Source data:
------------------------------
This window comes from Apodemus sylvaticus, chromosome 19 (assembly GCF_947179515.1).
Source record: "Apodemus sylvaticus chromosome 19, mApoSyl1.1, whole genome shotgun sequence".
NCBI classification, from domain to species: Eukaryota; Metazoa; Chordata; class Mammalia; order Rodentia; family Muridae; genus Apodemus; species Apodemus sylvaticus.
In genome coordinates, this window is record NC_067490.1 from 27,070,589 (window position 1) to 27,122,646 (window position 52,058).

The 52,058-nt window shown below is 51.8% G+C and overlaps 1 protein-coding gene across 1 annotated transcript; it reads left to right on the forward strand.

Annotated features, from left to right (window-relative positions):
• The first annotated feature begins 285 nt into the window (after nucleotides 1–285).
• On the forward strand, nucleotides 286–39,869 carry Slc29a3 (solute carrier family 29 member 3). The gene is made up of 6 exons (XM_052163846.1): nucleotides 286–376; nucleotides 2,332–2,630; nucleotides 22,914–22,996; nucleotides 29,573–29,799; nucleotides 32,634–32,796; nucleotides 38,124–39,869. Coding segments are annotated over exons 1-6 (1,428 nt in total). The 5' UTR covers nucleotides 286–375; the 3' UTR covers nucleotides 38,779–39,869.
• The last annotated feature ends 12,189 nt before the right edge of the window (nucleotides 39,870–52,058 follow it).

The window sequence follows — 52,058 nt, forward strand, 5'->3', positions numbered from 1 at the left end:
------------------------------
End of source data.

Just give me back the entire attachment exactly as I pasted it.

This window comes from Apodemus sylvaticus, chromosome 19 (assembly GCF_947179515.1).
Source record: "Apodemus sylvaticus chromosome 19, mApoSyl1.1, whole genome shotgun sequence".
NCBI classification, from domain to species: Eukaryota; Metazoa; Chordata; class Mammalia; order Rodentia; family Muridae; genus Apodemus; species Apodemus sylvaticus.
In genome coordinates, this window is record NC_067490.1 from 27,070,589 (window position 1) to 27,122,646 (window position 52,058).

The 52,058-nt window shown below is 51.8% G+C and overlaps 1 protein-coding gene across 1 annotated transcript; it reads left to right on the forward strand.

Annotated features, from left to right (window-relative positions):
• The first annotated feature begins 285 nt into the window (after nucleotides 1–285).
• On the forward strand, nucleotides 286–39,869 carry Slc29a3 (solute carrier family 29 member 3). The gene is made up of 6 exons (XM_052163846.1): nucleotides 286–376; nucleotides 2,332–2,630; nucleotides 22,914–22,996; nucleotides 29,573–29,799; nucleotides 32,634–32,796; nucleotides 38,124–39,869. Coding segments are annotated over exons 1-6 (1,428 nt in total). The 5' UTR covers nucleotides 286–375; the 3' UTR covers nucleotides 38,779–39,869.
• The last annotated feature ends 12,189 nt before the right edge of the window (nucleotides 39,870–52,058 follow it).

The window sequence follows — 52,058 nt, forward strand, 5'->3', positions numbered from 1 at the left end: